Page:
SCC Ruling Establishes Favourable Precedent for Canadian Businesses

The Supreme Court of Canada rendered a unanimous decision on May 25, 2007 in favour of Transat Tours Canada Inc., a subsidiary of the Transat A.T. Inc. group. This precedent, in Impulsora Turistica de Occidente, S.A. de C.V. v. Transat Tours Canada Inc., 2007 SCC 20, is of crucial importance for Canadian firms carrying on business abroad.

In 2004, Tescor, S.A. de C.V., a Mexican corporation, signed an exclusivity contract with Transat Tours Canada Inc. for the sale, in Canada, of rooms at the Qualton hotel in Puerto Vallarta. The contract contained a choice of forum clause that conferred exclusive jurisdiction on the courts of Quebec.

In 2005, Transat learned that its competitor, MyTravel Canada Holidays Inc., was offering its clients rooms at the same Mexican hotel. MyTravel defended itself by maintaining that it had entered into a contract with another company, which then controlled the hotel. Transat replied that on the basis of the close links existing between Tescor and the other Mexican corporations involved, including the one that allegedly contracted with MyTravel, these corporations could not hide behind their separate corporate identities to avoid compliance with the contract entered into with Transat.

In order to enforce its exclusivity contract, Transat filed a motion for a permanent injunction and a motion for an interim injunction against Tescor, as well as the other Mexican corporations related to Tescor.

The Supreme Court of Canada clearly confirmed that a court having jurisdiction has all the powers necessary for the exercise of its jurisdiction, including the power to issue injunctive orders, even those having extraterritorial effects. It also confirmed that the fact that a superior court may have difficulty imposing punishment for any failure to comply with its orders does not affect its power to issue such an injunctive order. In this case the injunction was not granted in first instance and this issue was not appealed. To date, no injunction has been granted against Tescor or against any of the defendants.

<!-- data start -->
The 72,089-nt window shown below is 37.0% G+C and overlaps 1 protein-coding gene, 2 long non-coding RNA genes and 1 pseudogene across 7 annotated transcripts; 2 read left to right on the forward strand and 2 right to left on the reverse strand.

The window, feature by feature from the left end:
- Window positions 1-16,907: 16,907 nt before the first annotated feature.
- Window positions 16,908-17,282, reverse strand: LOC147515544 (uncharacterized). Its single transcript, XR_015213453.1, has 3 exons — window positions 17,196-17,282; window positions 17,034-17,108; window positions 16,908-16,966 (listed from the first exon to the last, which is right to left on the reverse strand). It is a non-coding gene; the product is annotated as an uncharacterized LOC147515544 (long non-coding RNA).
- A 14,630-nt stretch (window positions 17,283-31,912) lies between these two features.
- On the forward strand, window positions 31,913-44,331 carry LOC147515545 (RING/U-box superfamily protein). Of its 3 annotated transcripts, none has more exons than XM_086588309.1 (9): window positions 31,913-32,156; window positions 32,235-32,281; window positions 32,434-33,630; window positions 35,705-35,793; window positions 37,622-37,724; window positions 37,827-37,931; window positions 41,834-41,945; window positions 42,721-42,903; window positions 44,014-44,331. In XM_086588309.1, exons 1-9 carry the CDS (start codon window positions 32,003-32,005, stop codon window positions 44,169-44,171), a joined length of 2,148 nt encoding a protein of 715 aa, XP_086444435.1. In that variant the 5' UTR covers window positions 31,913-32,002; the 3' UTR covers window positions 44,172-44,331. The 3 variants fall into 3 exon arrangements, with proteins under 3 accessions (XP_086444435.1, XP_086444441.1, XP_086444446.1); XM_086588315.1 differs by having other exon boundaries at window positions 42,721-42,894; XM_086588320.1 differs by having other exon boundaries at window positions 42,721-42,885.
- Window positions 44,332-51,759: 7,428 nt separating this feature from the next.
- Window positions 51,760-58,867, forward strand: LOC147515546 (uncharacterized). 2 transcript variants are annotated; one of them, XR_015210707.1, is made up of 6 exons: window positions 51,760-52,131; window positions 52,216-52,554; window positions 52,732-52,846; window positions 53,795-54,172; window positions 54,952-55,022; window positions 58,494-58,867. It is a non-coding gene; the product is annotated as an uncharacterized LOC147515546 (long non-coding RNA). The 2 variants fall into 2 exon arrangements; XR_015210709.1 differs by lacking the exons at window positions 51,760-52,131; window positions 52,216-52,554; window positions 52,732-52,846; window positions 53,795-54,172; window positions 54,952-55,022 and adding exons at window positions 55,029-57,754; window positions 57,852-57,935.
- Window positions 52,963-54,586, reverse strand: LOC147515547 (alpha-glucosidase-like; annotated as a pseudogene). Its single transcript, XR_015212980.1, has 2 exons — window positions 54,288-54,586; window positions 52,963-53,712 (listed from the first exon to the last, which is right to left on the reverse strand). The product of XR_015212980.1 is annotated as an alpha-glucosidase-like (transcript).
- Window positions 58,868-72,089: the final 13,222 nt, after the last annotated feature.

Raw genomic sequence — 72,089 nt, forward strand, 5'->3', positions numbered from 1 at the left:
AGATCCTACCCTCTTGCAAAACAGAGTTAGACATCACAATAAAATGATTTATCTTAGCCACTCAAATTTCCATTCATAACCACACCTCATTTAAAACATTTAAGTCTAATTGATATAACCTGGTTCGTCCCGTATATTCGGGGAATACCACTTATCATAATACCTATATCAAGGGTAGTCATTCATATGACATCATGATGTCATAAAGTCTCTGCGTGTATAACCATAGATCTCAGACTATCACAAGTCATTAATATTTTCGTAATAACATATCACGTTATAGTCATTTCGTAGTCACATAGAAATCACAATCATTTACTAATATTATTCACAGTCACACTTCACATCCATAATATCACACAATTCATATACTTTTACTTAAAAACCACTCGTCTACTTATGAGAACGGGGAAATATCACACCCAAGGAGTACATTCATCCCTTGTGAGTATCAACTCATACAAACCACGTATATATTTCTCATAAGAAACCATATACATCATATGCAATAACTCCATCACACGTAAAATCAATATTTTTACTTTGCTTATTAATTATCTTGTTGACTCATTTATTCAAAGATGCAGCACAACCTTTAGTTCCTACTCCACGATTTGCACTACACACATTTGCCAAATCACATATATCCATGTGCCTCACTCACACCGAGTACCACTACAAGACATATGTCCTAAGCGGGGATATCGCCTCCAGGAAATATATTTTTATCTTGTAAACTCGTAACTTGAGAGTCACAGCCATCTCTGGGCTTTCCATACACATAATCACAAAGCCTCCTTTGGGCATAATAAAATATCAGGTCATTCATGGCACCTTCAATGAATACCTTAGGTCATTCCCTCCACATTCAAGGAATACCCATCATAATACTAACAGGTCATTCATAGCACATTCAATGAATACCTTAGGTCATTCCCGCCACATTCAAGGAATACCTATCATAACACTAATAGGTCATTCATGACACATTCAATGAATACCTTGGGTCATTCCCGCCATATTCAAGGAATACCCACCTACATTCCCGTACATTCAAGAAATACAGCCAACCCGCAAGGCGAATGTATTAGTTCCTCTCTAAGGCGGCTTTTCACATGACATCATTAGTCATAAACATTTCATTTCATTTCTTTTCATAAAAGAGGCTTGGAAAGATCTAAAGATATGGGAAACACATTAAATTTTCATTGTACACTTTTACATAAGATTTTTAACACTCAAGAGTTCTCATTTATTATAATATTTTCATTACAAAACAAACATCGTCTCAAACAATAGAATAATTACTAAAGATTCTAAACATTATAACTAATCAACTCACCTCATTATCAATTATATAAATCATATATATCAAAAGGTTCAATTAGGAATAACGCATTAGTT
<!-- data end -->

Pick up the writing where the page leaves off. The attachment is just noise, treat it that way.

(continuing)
If the position of the Mexican corporations and MyTravel had been endorsed, it would no longer have been possible to apply to the Superior Court to demand the specific performance of and compliance with any contract entered into with a foreign party having neither assets nor activities in Quebec, even though such party had voluntarily agreed to the jurisdiction of the Quebec courts in a choice of forum clause.

In the context of market globalization, it would have been inappropriate to restrict the rights of the parties to a commercial contract containing a choice of forum clause only to an action in damages where specific performance is the remedy that appears to be the most appropriate to the party who wishes to claim it.

This decision also has a positive impact for any Canadian business developing its markets abroad. By taking care to insert a choice of forum clause granting jurisdiction to Canadian courts in their contracts, Canadian firms will be able to seek injunctive orders from Canadian courts in order to enforce their rights.

The solicitors for the respondent Transat Tours Canada Inc. were Richard Hinse, Élise Poisson and Bruno Verdon of Lavery, de Billy LLP.

For the appellant MyTravel, the solicitors were Karim Renno and Dominic Dupoy of Osler, Hoskin & Harcourt LLP. For Tescor, S.A. de C.V., the solicitor was Stéphane Pitre of Borden Ladner Gervais LLP. For Turistica de Occidente, S.A. de C.V., Vision Corporativa y Fiscal, S.A. de C.V. and Hotelera Qualton, S.A. de C.V., the solicitor was Donald Kattan of Péloquin, Kattan.